Warwick aged care warrior wins gold at the Highland Games
A LIFETIME lifting elderly Akooramak residents out of bed gave Paul Driscoll the muscle required to win gold at the Highland Games during Australian Celtic Festival on Saturday.
It was the second time Driscoll entered the competition, winning the caber toss and the putting of the stone events.
The putting of the stone is a medieval precursor to shot put and requires entrants to hurl an 8kg river stone as far as they can, while the caber toss involves lifting, throwing and flipping a 45kg wooden poll on its end.
"I threw the stone a good 10m,” Driscoll said.
The caber toss is a feat of finesse with points awarded for the angle the poll lands on.
Competitors get top marks if it travels forward to land in a straight line.
"It is more about skill than strength but you have to be strong enough and know when to flick it upwards,” Driscoll said.
His technique is to angle the caber forward slightly, using its weight to build momentum ahead of the toss.
Driscoll was always a strong bloke but only started serious training for the Highland Games about four months ago.
"You pick up extremely large weights,” he said
"I like to pick up two 50kg dumbbells and walk around with them.
"With your arms, you might do a curl bringing up the most weight you can.”
Driscoll dabbled in powerlifting in his early 20s and kept his fitness while working.
"As an aged care worker, and also being a massage therapist, I have to keep that back strength, particularly for bending over beds in the nursing home,” Driscoll said.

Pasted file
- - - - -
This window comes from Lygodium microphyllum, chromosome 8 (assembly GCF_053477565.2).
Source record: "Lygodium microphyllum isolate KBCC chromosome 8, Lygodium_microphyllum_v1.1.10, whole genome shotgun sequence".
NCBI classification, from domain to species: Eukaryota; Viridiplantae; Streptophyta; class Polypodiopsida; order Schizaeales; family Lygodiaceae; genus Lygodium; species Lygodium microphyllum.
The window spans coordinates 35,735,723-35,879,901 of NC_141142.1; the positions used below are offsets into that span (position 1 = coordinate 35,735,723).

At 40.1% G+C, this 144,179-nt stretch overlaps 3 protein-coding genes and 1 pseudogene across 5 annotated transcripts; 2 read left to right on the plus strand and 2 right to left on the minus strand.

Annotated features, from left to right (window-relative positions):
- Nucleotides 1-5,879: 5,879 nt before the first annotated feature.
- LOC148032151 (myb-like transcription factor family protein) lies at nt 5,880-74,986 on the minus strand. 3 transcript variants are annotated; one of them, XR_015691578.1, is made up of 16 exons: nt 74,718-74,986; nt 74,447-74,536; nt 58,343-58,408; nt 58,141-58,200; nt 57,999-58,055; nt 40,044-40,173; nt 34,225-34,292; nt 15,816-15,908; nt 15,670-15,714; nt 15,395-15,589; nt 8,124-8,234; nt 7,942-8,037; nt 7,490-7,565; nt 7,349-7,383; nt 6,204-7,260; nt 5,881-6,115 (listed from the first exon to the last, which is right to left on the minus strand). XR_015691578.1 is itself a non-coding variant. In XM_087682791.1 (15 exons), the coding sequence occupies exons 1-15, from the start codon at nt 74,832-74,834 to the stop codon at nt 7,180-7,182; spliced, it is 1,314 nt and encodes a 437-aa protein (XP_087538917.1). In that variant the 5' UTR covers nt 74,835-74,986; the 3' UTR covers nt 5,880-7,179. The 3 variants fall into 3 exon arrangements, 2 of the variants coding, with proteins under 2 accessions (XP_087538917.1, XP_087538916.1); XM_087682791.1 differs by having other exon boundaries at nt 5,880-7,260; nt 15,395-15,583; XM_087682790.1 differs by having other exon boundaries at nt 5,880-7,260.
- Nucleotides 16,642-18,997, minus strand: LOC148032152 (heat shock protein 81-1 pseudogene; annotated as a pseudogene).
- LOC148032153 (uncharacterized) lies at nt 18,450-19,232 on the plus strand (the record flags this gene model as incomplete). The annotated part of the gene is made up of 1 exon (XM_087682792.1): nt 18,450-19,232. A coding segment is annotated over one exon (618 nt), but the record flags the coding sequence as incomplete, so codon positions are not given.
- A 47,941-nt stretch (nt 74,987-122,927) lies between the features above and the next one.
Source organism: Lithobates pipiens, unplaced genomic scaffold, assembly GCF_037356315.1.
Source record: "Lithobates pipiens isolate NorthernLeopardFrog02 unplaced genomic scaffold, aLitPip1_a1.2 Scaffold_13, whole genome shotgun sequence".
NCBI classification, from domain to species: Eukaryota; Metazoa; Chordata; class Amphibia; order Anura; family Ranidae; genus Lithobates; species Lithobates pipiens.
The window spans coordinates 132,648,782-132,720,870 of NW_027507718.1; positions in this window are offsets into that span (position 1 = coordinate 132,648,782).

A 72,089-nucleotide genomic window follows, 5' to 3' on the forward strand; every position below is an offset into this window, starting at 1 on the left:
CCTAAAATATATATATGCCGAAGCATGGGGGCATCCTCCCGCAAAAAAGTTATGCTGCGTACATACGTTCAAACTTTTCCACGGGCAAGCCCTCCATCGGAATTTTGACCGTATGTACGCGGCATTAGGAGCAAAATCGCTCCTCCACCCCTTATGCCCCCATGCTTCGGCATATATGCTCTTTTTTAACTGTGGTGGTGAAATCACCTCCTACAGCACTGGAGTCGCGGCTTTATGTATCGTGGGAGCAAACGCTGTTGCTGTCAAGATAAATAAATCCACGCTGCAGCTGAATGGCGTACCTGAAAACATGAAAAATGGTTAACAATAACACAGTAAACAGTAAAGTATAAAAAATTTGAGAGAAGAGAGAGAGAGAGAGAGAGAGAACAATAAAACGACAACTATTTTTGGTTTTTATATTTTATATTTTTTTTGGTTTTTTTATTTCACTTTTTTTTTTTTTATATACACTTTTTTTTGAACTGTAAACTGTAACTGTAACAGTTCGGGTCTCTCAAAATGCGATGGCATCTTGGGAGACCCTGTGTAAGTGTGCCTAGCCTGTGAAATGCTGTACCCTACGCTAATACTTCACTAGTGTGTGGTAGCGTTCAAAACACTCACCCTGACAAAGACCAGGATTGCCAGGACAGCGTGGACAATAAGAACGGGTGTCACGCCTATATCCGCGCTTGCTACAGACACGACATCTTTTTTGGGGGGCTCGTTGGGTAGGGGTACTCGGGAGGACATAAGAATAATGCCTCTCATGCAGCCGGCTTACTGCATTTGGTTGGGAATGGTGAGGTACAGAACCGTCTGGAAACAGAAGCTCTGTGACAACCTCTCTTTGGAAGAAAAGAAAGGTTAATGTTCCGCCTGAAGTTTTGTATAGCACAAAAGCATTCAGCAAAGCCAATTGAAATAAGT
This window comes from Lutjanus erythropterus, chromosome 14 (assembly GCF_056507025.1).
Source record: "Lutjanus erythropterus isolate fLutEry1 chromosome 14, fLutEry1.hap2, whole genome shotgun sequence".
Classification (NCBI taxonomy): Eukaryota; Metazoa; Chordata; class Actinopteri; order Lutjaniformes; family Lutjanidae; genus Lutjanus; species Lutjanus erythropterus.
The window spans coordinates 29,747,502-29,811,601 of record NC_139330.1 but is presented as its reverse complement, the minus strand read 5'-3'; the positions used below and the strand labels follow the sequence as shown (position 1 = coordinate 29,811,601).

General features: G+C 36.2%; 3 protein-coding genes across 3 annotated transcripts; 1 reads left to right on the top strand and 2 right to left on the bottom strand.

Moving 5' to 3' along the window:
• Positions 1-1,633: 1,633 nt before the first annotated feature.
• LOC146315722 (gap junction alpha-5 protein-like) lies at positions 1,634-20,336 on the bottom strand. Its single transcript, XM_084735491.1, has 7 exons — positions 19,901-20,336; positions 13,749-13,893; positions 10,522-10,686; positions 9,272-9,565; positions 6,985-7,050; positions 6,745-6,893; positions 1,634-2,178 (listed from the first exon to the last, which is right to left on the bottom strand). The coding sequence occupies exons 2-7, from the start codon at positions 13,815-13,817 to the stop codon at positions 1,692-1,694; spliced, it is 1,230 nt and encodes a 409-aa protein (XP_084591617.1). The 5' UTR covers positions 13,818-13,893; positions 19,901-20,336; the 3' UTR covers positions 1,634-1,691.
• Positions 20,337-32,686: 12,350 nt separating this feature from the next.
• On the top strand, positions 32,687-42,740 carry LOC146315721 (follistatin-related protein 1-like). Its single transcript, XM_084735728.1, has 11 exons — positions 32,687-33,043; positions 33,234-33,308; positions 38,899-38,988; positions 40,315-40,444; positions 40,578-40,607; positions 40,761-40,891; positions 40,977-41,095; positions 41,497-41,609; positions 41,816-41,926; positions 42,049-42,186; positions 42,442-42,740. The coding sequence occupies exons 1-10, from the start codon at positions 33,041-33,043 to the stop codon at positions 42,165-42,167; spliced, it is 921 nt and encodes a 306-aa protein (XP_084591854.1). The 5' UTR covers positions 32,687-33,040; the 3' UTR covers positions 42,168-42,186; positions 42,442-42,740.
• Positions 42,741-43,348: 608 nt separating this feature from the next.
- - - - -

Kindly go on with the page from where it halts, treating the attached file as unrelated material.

He trained at WIRAC and picked up few tips from local strongman Tom Hardy.
Driscoll placed fourth in his first attempt at the caber toss last year while this year's attempt came down to a sudden death shoot-out.
"I went against a young fella from Armidale and we had to do toss off, if you can pardon the pun.”
"I tossed mine perfectly and I walked away with the gold.”
Highland games date back to the 12th century when Celt's English overlords outlawed competitions using traditional arms such as duelling, jousting and melee combat, so the Scots and Irish invented new games using sticks and stones.
"The English did not want the Celts getting too battle hardy and from there it developed into a tradition,” Driscoll said.
"I have my very proud Irish descendancy.
"It took me a while but I found the tartan from the O'Driscoll Clan.”
Driscoll is keen to re-enter competitve power-lifting following his success at Glen Innes
"I know I'm in my 40s but I feel like I've still got it,” he said.